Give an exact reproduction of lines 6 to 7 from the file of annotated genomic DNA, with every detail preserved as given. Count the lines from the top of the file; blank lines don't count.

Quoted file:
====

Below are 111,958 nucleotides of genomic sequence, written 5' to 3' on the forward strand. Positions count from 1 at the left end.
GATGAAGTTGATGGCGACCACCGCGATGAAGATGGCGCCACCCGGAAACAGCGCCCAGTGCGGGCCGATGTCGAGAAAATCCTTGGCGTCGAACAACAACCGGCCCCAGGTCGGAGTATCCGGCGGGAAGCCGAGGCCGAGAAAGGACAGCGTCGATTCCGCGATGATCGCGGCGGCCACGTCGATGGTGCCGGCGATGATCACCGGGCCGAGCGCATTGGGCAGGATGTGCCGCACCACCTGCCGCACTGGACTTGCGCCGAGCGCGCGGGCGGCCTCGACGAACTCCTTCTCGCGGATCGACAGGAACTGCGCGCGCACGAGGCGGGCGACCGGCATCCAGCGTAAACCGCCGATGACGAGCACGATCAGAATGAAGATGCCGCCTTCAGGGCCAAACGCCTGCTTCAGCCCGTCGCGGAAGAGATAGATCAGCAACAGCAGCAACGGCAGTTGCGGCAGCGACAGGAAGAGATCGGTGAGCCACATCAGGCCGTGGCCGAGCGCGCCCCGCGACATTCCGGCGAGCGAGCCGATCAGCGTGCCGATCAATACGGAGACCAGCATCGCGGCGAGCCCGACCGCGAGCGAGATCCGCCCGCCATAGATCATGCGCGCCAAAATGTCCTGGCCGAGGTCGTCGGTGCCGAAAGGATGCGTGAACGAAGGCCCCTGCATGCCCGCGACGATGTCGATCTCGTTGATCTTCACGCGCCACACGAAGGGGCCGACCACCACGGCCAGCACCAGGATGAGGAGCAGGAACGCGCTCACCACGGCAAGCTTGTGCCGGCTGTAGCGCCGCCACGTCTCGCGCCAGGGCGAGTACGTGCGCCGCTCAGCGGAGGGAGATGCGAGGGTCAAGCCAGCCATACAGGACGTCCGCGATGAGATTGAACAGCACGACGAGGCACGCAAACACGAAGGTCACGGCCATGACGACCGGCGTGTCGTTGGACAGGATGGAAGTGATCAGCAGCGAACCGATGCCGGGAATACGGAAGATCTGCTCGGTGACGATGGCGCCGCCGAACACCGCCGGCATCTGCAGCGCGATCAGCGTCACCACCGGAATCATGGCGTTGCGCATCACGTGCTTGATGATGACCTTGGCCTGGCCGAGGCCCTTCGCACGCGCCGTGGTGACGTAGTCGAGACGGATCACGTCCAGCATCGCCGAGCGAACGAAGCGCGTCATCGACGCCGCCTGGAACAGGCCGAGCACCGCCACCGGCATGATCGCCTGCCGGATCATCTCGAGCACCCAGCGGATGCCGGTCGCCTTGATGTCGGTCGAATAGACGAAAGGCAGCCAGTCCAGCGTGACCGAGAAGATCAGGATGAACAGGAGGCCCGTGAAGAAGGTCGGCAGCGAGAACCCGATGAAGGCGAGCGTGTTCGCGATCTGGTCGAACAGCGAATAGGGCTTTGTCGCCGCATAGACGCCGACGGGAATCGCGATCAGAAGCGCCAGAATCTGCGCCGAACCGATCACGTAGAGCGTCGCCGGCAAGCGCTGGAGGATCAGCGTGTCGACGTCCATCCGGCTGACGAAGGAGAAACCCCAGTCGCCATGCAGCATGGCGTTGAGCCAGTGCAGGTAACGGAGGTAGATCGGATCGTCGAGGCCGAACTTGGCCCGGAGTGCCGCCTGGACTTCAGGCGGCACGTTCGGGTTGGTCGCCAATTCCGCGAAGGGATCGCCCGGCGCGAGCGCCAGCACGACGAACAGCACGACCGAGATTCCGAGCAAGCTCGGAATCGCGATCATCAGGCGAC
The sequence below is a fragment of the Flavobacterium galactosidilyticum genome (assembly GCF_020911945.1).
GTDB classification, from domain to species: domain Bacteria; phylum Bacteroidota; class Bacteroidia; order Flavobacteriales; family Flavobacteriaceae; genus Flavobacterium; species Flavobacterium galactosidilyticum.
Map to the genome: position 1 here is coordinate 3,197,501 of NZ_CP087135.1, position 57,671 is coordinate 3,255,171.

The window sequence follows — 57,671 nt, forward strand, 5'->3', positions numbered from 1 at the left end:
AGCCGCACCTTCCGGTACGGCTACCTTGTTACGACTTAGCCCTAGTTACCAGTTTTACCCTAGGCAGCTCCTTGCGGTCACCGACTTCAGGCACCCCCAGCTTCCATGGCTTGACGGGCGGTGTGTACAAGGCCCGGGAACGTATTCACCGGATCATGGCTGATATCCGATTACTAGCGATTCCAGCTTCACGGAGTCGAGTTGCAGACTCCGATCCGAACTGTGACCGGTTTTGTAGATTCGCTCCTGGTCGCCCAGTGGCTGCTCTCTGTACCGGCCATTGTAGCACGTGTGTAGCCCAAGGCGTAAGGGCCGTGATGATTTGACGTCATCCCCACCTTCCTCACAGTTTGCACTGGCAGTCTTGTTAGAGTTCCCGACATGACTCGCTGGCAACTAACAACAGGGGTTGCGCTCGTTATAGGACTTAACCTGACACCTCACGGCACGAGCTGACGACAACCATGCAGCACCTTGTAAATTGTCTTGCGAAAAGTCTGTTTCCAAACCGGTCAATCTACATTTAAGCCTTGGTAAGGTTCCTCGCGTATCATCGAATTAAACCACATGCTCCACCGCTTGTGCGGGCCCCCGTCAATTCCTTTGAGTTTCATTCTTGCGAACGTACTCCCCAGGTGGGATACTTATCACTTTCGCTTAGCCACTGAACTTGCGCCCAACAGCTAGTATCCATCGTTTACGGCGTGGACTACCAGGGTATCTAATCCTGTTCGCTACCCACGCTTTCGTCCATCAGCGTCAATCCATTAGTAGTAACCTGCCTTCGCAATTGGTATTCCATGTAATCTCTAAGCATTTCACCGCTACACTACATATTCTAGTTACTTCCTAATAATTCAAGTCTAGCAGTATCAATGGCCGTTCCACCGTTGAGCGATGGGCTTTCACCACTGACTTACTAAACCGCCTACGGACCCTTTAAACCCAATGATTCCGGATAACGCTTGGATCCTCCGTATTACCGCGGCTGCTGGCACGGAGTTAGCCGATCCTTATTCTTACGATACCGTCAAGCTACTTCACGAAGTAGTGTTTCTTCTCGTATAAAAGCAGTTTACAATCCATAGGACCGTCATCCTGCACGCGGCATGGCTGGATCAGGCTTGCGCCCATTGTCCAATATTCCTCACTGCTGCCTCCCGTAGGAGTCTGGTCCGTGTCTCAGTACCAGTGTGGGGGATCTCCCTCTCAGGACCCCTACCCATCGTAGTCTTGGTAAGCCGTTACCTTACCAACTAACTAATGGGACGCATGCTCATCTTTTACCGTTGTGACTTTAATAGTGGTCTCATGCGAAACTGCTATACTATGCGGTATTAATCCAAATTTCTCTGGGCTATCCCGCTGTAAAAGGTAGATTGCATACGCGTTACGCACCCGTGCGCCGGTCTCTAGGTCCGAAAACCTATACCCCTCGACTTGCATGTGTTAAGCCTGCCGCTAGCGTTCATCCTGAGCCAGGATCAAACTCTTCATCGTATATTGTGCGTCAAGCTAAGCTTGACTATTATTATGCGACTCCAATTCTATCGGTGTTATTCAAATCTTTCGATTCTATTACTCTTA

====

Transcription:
The window sequence follows — 57,671 nt, forward strand, 5'->3', positions numbered from 1 at the left end:
AGCCGCACCTTCCGGTACGGCTACCTTGTTACGACTTAGCCCTAGTTACCAGTTTTACCCTAGGCAGCTCCTTGCGGTCACCGACTTCAGGCACCCCCAGCTTCCATGGCTTGACGGGCGGTGTGTACAAGGCCCGGGAACGTATTCACCGGATCATGGCTGATATCCGATTACTAGCGATTCCAGCTTCACGGAGTCGAGTTGCAGACTCCGATCCGAACTGTGACCGGTTTTGTAGATTCGCTCCTGGTCGCCCAGTGGCTGCTCTCTGTACCGGCCATTGTAGCACGTGTGTAGCCCAAGGCGTAAGGGCCGTGATGATTTGACGTCATCCCCACCTTCCTCACAGTTTGCACTGGCAGTCTTGTTAGAGTTCCCGACATGACTCGCTGGCAACTAACAACAGGGGTTGCGCTCGTTATAGGACTTAACCTGACACCTCACGGCACGAGCTGACGACAACCATGCAGCACCTTGTAAATTGTCTTGCGAAAAGTCTGTTTCCAAACCGGTCAATCTACATTTAAGCCTTGGTAAGGTTCCTCGCGTATCATCGAATTAAACCACATGCTCCACCGCTTGTGCGGGCCCCCGTCAATTCCTTTGAGTTTCATTCTTGCGAACGTACTCCCCAGGTGGGATACTTATCACTTTCGCTTAGCCACTGAACTTGCGCCCAACAGCTAGTATCCATCGTTTACGGCGTGGACTACCAGGGTATCTAATCCTGTTCGCTACCCACGCTTTCGTCCATCAGCGTCAATCCATTAGTAGTAACCTGCCTTCGCAATTGGTATTCCATGTAATCTCTAAGCATTTCACCGCTACACTACATATTCTAGTTACTTCCTAATAATTCAAGTCTAGCAGTATCAATGGCCGTTCCACCGTTGAGCGATGGGCTTTCACCACTGACTTACTAAACCGCCTACGGACCCTTTAAACCCAATGATTCCGGATAACGCTTGGATCCTCCGTATTACCGCGGCTGCTGGCACGGAGTTAGCCGATCCTTATTCTTACGATACCGTCAAGCTACTTCACGAAGTAGTGTTTCTTCTCGTATAAAAGCAGTTTACAATCCATAGGACCGTCATCCTGCACGCGGCATGGCTGGATCAGGCTTGCGCCCATTGTCCAATATTCCTCACTGCTGCCTCCCGTAGGAGTCTGGTCCGTGTCTCAGTACCAGTGTGGGGGATCTCCCTCTCAGGACCCCTACCCATCGTAGTCTTGGTAAGCCGTTACCTTACCAACTAACTAATGGGACGCATGCTCATCTTTTACCGTTGTGACTTTAATAGTGGTCTCATGCGAAACTGCTATACTATGCGGTATTAATCCAAATTTCTCTGGGCTATCCCGCTGTAAAAGGTAGATTGCATACGCGTTACGCACCCGTGCGCCGGTCTCTAGGTCCGAAAACCTATACCCCTCGACTTGCATGTGTTAAGCCTGCCGCTAGCGTTCATCCTGAGCCAGGATCAAACTCTTCATCGTATATTGTGCGTCAAGCTAAGCTTGACTATTATTATGCGACTCCAATTCTATCGGTGTTATTCAAATCTTTCGATTCTATTACTCTTA